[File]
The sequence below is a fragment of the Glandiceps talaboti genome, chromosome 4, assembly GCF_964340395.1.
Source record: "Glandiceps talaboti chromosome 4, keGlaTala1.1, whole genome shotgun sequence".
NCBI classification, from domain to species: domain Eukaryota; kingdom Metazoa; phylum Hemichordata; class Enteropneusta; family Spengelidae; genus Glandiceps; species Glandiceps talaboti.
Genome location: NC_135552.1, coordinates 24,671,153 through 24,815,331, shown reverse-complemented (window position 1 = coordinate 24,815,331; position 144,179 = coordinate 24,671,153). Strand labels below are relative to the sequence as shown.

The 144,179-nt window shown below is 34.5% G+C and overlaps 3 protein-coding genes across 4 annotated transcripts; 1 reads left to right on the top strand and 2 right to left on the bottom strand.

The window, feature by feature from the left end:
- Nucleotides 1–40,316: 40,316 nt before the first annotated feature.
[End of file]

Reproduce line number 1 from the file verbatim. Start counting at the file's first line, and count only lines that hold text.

The sequence below is a fragment of the Glandiceps talaboti genome, chromosome 4, assembly GCF_964340395.1.